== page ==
(Photo: flickr user Rolands Lakis)
By Kate Kooyman
When I was a kid, my aunt was babysitting me while my parents went out of town. She must have said something about God that piqued my interest, and I asked her, “Is God a boy or a girl?” She pulled her Bible off the shelf, and showed me a place where God was referred to as Father, pointed out the pronoun “he” in another passage, turned to Matthew’s account of Jesus being born “a son.” Crystal clear to me: God’s a boy.
I was also taught that I am created in God’s image. So envisioning God as male forced me to be inventive about what parts of me were the God-ish parts. Where my big brother might have been able to take this notion at face value — “I’m like God” — I naturally had to make some accommodations. Was the God-like part of me my mind? My piety? Was I like God when I was creative? When I was strong? And… what parts of me were not like God?
I’ve grown up a bit since then, and I’m working toward a more mature image of God and of myself. I mentioned to a clergy friend that I’ve been using the feminine pronoun “she” when I talk about the Holy Spirit — which I didn’t make up. There’s lots of history in the Christian tradition of calling the Holy Spirit a “her”; the Hebrew word for Spirit is feminine. I confessed that every time I say it I feel a little weird — but good weird, like growing up. She raised her eyebrows, expressing that she’d never dare to call the Spirit a “she” while leading worship. Too risky.
There’s a national dialogue happening right now about consent, assault, and rape culture. As women have shared their stories — and it seems like we all have one to tell — I’ve begun to wonder if these things aren’t related. We have been groped on busses, endured aggressive shouts from strangers, smiled at off-color jokes in the breakroom. We have feared walking through parking lots, feared accepting drinks at parties, feared speaking up to our bosses. We have avoided being rude, avoided “setting him off,” avoided the skepticism of those who would question our story. And those are the stories of the lucky ones. Women are not fully human in this culture, which is a secular way of saying that we aren’t seen as fully bearing God’s image.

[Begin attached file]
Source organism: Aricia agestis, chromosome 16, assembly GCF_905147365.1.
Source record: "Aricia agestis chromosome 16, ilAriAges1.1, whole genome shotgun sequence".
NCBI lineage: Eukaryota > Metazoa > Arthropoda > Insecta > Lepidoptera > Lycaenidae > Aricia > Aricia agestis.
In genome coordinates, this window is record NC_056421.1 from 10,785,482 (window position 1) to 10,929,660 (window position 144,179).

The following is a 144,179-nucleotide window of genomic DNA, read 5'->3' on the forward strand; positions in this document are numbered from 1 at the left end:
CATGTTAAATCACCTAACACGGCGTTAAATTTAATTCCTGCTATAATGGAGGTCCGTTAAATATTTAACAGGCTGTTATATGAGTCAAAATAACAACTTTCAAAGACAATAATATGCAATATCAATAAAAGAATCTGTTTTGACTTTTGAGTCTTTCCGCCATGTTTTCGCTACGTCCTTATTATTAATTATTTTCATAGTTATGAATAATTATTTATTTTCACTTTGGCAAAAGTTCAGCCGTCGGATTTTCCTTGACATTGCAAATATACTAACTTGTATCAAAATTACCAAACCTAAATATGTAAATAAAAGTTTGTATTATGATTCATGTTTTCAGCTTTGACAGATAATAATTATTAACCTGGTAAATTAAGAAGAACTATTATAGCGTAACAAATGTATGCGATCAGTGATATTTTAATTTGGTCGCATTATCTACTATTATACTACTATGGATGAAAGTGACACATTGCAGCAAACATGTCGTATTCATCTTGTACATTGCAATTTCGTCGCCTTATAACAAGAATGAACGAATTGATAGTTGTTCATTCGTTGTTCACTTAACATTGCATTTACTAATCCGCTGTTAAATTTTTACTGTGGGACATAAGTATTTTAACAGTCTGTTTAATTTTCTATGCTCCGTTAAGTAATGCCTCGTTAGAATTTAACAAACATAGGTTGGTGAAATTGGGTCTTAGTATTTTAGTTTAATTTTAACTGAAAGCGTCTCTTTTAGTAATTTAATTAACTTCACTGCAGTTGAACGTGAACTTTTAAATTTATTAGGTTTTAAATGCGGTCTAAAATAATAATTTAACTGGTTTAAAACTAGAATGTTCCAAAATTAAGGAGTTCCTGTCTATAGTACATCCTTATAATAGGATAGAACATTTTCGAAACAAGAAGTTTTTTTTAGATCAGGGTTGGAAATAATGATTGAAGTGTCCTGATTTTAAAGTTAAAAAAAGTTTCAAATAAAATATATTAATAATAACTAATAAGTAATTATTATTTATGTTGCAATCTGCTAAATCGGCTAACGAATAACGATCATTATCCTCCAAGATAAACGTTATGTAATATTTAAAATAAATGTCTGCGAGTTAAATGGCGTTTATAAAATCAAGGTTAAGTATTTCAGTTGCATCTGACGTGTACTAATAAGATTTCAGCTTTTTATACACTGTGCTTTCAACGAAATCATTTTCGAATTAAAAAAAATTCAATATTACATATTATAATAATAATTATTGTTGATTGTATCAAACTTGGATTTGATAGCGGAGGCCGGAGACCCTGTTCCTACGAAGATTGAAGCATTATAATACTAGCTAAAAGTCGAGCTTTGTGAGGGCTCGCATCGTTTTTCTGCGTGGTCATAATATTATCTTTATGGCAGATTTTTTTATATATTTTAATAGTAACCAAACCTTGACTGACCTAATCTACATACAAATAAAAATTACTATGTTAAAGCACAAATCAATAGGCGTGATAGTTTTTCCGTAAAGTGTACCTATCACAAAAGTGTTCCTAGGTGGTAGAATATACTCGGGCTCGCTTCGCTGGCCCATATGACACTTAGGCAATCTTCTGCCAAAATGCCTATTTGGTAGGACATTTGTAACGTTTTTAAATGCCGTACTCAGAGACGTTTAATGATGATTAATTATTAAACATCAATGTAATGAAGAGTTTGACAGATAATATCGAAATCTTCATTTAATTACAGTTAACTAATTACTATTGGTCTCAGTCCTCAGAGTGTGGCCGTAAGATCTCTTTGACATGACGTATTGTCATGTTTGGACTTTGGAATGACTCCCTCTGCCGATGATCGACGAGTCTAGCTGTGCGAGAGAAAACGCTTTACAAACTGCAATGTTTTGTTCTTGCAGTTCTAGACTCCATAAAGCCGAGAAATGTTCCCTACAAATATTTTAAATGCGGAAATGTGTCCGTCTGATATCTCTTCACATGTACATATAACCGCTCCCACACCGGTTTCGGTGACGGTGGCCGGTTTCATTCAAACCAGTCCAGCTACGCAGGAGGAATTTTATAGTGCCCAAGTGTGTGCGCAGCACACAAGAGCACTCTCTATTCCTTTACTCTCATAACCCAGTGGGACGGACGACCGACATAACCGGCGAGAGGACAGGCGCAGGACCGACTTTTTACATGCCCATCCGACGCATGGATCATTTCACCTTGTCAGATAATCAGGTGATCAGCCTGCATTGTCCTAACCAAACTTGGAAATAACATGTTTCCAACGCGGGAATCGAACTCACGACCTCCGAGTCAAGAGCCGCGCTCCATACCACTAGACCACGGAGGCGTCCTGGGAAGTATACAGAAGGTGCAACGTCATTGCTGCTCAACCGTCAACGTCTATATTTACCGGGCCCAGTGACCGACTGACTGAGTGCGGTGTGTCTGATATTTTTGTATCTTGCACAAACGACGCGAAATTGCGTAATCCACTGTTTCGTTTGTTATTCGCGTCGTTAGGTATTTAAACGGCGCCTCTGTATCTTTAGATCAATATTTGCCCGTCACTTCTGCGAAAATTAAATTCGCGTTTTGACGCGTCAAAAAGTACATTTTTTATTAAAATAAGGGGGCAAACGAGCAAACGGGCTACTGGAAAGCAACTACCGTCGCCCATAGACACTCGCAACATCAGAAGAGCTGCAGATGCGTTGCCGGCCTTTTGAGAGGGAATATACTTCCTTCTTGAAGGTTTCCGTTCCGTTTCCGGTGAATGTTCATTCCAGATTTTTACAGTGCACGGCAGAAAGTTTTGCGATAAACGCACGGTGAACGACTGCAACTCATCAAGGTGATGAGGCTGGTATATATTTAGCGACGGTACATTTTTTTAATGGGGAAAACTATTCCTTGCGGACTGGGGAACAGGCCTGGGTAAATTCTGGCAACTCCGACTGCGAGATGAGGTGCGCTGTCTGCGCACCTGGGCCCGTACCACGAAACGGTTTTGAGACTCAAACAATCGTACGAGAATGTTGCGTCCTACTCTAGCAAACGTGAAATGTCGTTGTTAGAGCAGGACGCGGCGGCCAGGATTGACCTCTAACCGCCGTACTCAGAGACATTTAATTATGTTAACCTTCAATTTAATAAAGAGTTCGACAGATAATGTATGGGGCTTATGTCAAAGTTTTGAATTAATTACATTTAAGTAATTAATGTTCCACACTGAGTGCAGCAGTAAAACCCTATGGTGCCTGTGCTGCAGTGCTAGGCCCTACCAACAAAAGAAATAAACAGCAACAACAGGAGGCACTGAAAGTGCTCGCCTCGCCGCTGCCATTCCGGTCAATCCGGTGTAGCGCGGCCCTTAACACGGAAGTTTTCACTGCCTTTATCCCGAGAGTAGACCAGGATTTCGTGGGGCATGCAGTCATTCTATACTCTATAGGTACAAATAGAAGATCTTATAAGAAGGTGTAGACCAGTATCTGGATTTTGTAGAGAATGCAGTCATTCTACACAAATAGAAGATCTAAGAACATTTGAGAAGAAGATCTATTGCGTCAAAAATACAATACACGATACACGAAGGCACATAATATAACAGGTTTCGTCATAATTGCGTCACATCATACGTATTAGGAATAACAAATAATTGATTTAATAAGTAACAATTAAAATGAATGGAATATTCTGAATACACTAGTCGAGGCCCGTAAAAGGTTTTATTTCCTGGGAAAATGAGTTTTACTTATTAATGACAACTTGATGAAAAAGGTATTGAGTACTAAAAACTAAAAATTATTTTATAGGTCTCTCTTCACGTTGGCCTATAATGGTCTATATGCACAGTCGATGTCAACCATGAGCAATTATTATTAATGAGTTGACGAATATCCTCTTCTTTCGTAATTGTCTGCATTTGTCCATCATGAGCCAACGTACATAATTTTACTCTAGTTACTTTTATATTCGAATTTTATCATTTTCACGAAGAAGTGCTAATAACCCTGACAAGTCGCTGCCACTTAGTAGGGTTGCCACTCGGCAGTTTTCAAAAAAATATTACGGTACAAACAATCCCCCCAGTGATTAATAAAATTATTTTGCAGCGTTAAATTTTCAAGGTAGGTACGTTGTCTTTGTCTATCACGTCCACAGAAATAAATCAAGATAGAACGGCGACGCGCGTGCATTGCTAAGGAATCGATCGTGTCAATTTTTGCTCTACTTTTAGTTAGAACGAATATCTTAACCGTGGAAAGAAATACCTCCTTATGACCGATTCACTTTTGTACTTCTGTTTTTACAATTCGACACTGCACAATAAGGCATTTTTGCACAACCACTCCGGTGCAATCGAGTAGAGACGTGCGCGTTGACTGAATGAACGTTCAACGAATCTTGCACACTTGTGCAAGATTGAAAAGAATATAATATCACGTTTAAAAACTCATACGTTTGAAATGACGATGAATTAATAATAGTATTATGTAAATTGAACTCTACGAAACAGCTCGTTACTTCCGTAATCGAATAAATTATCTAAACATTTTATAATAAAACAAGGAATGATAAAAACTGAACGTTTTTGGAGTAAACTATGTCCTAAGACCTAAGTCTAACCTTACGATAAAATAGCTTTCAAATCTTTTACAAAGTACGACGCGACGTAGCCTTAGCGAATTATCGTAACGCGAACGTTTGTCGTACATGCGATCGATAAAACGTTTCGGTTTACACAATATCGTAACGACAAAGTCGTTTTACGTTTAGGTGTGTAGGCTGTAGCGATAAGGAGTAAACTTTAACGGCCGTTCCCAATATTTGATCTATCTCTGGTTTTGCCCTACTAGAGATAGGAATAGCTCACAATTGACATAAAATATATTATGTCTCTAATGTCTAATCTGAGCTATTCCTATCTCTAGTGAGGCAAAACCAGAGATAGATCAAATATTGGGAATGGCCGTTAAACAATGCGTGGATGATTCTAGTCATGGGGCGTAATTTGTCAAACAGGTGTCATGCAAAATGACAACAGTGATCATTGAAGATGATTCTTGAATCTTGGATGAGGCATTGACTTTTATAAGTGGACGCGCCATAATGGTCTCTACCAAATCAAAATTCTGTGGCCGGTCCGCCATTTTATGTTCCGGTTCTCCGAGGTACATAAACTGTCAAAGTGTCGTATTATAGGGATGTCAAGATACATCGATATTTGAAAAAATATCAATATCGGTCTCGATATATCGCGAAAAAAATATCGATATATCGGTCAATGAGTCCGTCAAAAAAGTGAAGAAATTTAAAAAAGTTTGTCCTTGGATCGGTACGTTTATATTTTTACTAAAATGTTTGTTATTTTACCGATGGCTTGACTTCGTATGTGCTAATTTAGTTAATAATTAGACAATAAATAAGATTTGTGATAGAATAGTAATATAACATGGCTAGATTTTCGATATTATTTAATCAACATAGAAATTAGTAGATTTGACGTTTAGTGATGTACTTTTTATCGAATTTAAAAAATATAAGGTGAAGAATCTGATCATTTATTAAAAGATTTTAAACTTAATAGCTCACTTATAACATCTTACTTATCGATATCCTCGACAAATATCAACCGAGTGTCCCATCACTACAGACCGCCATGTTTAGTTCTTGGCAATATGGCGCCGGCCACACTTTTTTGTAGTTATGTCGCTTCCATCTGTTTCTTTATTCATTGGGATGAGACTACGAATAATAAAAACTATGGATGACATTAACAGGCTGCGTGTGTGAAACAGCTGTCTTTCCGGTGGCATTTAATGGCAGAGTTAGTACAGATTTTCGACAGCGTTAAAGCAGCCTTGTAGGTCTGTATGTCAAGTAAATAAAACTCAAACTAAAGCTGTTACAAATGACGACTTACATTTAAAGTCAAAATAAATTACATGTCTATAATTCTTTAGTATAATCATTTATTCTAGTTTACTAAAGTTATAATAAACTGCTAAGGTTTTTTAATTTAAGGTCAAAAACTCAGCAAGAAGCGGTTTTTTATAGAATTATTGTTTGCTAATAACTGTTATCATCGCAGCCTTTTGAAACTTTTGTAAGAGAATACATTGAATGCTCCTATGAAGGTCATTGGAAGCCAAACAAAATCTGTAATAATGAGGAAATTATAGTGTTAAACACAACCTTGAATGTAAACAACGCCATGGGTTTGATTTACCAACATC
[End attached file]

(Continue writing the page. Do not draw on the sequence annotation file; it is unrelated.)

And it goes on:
I wonder a bit about the men who are the other characters in these stories — how they recall those incidents. I wonder if they’re shrugged off as learning experiences, as the unfortunate (but necessary) means by which a boy in America learns to become a man. Somehow we have normalized sexual harassment, persuasion, and even assault against women as simply part of the sexual development of boys. I wonder if we train our girls to expect this, even coach them to like it, because somewhere deep down we believe our boys have an inherent value that girls do not have. That our boys are made in God’s image. And our girls are too, almost.
I fear that my sons are growing up with a faith that asserts God’s maleness, and insinuates that their own maleness is God-like. I fear that it will create a worldview that sees women as the bearers of less inherent holiness than they bear. I fear that this fuels, rather than extinguishes, the disrespect, commodification, and abuse of women’s bodies that has become so commonplace in this country.
But then again, maybe the Holy Spirit is at work even now — in the midst of Access Hollywood buses and shielding our kids’ ears from the evening news. Maybe the Spirit is moving us toward the courage to name the harm that’s been done and take steps to repair it. Maybe we’ll emerge not only with a healthier perspective about men and women, but with a bigger, more challenging, and mysterious, and more faithful understanding of God, too. Who knows. She moves in mysterious ways, that Holy Spirit.